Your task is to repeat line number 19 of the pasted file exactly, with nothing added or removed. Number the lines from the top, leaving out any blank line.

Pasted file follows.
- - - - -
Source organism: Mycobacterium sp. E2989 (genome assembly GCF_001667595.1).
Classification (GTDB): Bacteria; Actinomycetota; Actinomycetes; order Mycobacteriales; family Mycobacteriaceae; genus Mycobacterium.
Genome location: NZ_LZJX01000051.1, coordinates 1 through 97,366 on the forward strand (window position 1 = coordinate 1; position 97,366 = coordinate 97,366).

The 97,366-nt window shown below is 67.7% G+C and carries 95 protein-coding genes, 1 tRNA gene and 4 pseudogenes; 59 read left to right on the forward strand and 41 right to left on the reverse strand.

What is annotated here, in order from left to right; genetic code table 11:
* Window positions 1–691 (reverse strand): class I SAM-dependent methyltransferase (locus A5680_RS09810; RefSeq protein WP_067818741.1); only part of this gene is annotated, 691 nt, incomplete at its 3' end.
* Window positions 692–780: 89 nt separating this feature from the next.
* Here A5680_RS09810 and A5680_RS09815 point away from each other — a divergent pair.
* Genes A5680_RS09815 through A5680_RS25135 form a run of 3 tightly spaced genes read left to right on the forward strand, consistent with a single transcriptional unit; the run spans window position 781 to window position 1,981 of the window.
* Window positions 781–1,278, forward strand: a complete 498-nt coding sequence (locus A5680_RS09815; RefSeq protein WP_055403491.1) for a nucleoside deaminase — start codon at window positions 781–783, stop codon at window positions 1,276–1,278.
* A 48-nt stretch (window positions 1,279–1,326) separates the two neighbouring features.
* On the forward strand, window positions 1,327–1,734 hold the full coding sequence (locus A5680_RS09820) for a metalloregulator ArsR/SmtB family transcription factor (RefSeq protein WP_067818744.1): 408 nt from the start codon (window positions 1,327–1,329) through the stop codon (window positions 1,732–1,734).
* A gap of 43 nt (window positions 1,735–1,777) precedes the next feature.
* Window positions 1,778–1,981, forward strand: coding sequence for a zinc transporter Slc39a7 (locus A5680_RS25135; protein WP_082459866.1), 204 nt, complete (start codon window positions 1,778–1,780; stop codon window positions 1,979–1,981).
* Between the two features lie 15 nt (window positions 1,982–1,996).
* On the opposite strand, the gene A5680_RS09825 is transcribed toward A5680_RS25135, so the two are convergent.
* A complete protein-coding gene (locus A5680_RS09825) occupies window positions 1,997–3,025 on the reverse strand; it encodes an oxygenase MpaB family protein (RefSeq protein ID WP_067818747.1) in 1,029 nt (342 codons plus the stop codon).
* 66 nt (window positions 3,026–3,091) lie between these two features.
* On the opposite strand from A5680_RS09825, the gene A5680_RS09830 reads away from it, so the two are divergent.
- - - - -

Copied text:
* On the opposite strand from A5680_RS09825, the gene A5680_RS09830 reads away from it, so the two are divergent.